This album has classy and impressive arrangements in both the vocal and instrumental parts. Frank is THE crooner, scoops and all. His voice pours out like honey and is suited perfectly for this style of music. However, he rarely gets to a note without sliding up to it, especially on the higher parts of the melody. This is not necessarily a negative though as it adds character and a raw quality that is missing in our modern day world of auto tuned vocals. The album is well pieced together, but may be difficult for the modern listener to sit through without doing something else at the same time. Most of the songs begin to sound very similar, which could become incredibly boring to listen to if you aren't actively trying to hear all of the nuances in each song. For the everyday listener, this album would be perfect background music while conversing with friends over dinner and maybe a nice bottle of wine. On the other hand, for the musically inclined this is definitely an album to listen to with full attention both vocally and instrumentally.

Verdict: This is truly a classic and should be heard at least once before you die. Enjoy it with friends or as relaxing background music after a long day. If you are looking for musical variety on a single album however, look elsewhere.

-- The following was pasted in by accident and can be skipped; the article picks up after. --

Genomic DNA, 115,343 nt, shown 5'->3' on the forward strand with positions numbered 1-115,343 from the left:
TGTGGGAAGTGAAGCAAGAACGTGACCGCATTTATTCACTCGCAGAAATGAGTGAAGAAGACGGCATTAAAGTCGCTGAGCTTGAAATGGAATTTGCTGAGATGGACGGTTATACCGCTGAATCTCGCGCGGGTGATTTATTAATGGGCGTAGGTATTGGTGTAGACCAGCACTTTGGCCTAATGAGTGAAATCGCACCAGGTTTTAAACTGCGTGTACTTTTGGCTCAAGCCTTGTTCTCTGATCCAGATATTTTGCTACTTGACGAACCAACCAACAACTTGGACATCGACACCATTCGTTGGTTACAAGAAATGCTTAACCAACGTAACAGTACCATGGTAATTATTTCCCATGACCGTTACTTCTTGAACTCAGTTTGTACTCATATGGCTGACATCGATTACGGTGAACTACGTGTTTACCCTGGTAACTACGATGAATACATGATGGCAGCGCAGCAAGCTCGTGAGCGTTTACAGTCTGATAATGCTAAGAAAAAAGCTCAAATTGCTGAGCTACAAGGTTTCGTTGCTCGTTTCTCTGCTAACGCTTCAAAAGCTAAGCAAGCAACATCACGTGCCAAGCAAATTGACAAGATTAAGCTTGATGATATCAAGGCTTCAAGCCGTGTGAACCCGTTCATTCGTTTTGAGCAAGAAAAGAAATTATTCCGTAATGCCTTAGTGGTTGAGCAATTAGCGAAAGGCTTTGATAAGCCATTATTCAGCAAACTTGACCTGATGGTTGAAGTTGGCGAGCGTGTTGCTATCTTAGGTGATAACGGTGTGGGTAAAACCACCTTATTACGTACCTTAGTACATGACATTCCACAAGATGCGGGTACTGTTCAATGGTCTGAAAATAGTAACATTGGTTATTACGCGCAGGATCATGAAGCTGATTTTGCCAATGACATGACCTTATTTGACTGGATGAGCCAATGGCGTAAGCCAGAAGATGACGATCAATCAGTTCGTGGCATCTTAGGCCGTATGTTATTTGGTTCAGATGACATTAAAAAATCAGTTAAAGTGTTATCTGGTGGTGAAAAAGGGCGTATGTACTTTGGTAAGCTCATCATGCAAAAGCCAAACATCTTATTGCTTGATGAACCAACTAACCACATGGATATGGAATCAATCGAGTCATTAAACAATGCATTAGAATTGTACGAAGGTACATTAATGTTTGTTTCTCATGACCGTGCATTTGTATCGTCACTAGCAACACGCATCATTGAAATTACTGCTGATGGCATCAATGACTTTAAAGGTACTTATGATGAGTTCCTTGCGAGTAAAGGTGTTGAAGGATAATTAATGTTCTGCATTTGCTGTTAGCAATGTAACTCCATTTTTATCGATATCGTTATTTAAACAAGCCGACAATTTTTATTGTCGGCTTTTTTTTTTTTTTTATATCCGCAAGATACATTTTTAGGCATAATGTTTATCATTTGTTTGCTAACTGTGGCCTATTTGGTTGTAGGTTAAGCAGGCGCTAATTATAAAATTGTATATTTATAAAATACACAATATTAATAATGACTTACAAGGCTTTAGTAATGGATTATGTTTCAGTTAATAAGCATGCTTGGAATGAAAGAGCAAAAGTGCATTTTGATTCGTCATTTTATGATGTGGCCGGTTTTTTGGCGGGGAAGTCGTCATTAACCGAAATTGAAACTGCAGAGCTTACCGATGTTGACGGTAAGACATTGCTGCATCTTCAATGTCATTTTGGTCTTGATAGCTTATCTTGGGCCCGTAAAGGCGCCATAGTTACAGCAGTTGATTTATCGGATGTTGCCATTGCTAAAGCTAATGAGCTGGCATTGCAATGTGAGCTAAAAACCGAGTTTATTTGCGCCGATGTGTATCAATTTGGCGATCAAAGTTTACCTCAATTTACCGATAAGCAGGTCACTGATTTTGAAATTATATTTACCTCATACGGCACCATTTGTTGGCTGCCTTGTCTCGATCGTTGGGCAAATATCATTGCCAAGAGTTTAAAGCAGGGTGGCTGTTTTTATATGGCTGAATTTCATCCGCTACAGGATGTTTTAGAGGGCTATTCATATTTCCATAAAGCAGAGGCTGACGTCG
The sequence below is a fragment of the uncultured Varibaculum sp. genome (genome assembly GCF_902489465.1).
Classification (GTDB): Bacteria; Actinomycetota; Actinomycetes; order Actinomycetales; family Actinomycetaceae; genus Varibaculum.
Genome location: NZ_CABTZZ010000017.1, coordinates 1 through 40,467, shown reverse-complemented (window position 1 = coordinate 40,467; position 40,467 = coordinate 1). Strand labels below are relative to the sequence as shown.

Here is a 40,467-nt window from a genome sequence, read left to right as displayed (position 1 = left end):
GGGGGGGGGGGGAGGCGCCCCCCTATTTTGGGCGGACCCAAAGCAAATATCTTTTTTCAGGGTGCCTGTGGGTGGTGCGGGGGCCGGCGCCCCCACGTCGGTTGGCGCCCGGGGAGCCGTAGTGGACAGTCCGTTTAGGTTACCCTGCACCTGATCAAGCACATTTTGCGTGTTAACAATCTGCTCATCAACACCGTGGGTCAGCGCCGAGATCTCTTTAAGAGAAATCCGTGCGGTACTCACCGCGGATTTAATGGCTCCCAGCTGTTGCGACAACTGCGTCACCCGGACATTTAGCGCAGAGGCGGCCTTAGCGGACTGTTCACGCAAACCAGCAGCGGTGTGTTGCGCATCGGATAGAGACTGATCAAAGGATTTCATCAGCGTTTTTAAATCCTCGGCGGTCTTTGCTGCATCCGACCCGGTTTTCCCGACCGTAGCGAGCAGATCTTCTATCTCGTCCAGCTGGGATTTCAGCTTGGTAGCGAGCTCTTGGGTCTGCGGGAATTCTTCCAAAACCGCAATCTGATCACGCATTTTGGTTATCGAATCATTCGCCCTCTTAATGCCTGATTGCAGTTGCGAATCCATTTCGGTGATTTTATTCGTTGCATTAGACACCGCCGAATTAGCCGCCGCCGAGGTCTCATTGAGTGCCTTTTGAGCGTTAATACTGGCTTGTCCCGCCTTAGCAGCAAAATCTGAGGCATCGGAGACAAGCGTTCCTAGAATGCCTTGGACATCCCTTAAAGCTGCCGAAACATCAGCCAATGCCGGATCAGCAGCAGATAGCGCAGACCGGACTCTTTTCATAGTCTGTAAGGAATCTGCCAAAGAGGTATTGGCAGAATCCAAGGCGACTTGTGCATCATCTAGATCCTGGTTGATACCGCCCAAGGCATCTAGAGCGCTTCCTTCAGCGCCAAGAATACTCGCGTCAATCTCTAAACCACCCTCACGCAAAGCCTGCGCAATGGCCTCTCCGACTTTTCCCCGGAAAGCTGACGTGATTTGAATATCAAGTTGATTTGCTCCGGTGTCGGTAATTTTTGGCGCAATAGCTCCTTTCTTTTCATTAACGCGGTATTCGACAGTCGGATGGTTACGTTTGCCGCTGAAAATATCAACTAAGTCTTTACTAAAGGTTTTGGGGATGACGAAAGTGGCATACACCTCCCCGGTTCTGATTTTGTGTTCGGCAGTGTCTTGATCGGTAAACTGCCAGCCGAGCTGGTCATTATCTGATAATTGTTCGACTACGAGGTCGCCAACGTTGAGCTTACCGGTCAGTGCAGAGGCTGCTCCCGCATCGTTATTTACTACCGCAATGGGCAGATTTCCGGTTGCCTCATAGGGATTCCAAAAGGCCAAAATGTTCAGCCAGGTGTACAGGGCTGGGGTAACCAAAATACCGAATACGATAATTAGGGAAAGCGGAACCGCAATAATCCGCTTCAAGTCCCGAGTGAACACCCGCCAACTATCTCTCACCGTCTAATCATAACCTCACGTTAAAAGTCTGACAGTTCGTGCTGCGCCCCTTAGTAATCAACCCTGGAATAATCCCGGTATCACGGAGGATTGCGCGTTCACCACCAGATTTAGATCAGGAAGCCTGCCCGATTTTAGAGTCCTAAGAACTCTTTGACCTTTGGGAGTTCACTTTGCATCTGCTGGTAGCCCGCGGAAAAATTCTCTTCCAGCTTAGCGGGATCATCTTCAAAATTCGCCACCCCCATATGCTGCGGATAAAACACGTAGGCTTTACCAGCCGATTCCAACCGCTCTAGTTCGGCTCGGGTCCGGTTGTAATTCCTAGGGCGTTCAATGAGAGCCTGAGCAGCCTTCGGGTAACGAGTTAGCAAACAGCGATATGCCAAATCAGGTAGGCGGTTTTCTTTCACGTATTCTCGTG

1001 Albums You Must Hear Before You Die: An Attempt

I stumbled across a website that lists the 1001 Albums You Must Hear Before You Die. I am going to do my best to listen to an album each day for the next year or so with possible breaks in between. After listening to the album I will give a brief review and possibly rate it as well. I am notorious for not finishing what I start, but this could be fun and will no doubt be an "ear opening" experience. The first album on the list is Frank Sinatra's In the Wee Small Hours released in 1955. I am really enjoying it so far and will write out a short review later today.

My goal here is to really give these albums the attention they deserve so I may need to listen a few times in order to give a proper review. I will try to get some time later today to finish this one up, or I may truly begin this whole fiasco tomorrow. We'll see...